According to a report by JLL and PwC, while the Goods and Services Tax (GST) has simplified the tax treatment for the realty sector and resolved some of the long-standing issues like valuation, the significant benefit appears to be only with regard to increased input credit, on the procurement of materials. “The benefit to the end-consumer (in the residential market), would be seen primarily in projects executed after the implementation of the GST but the benefit may not be as significant as the government’s expectation,” PwC India partner and tax leader (real estate) Abhishek Goenka said.
The report explained that increased input credit, should ideally reduce construction cost but in an apartment, in addition to the construction cost, the land cost also plays a significant role. As a result, the maximum benefit under the GST, would be available to projects that are executed post the new tax regime, while it may not be significant for residential projects that were near completion close to the implementation of the unified tax regime. “In any case, for most projects, the estimated benefit (from GST) may not exceed three per cent of the overall construction cost and may not translate into a significant reduction in prices for consumers,” it said.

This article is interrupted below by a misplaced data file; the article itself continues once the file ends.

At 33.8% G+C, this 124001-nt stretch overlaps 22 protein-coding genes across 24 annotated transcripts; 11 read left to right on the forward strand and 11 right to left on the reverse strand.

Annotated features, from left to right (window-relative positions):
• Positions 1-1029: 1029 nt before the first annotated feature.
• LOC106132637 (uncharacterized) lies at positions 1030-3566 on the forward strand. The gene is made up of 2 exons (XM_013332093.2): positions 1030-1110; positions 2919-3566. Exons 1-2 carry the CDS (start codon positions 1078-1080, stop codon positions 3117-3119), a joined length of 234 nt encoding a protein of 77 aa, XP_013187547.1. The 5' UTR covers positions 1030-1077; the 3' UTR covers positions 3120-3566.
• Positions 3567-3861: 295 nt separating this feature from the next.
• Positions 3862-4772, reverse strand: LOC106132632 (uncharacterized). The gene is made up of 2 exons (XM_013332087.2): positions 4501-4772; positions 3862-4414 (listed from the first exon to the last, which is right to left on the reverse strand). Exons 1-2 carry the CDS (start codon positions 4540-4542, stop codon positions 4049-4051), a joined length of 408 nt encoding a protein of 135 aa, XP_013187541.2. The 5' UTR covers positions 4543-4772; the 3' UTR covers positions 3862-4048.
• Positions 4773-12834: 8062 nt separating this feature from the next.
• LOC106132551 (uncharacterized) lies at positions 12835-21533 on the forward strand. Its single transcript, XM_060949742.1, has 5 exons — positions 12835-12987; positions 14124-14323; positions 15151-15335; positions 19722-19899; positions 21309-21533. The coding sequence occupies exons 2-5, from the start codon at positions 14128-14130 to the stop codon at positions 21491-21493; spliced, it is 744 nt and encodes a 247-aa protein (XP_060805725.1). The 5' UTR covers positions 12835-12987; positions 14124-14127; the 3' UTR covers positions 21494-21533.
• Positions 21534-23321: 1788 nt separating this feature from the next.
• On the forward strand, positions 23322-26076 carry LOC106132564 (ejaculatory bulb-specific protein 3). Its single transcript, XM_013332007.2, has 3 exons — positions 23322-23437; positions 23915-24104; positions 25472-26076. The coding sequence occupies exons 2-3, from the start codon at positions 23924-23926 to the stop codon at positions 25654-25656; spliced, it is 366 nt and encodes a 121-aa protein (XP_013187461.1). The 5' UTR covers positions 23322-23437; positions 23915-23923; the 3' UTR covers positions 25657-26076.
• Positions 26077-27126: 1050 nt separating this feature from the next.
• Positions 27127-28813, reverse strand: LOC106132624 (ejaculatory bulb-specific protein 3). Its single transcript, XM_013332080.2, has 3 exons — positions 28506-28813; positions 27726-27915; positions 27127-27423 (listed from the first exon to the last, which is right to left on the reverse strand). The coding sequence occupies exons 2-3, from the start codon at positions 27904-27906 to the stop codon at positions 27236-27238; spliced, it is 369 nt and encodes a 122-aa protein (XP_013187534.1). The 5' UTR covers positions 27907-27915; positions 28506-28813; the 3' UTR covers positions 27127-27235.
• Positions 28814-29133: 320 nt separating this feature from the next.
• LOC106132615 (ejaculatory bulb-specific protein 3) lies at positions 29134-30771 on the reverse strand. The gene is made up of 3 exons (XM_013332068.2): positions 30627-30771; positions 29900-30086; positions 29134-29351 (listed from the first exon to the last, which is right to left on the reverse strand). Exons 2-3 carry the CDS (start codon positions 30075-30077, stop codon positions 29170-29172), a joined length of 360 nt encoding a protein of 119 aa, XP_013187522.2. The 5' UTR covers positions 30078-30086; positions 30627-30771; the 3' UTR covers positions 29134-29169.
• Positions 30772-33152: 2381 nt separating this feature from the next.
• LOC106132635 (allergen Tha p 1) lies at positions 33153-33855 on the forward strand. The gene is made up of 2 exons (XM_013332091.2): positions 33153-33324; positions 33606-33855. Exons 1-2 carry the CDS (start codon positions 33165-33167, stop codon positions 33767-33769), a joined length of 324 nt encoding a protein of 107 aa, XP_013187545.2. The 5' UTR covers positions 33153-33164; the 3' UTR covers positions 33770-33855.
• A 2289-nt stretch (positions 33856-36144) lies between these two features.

It also noted that while savings are estimated to be in the range of three to four per cent for customers, the cost of land involved in the project would ‘significantly impact the ultimate savings that the end-customer may derive, under GST’. JLL India chief executive officer and country head Ramesh Nair, said that while the government has issued certain clarifications, with regard to implementation of GST in the real estate sector, ‘the need of the hour is to set up discussion forums across locations and engage the tax authorities and developers at different levels’.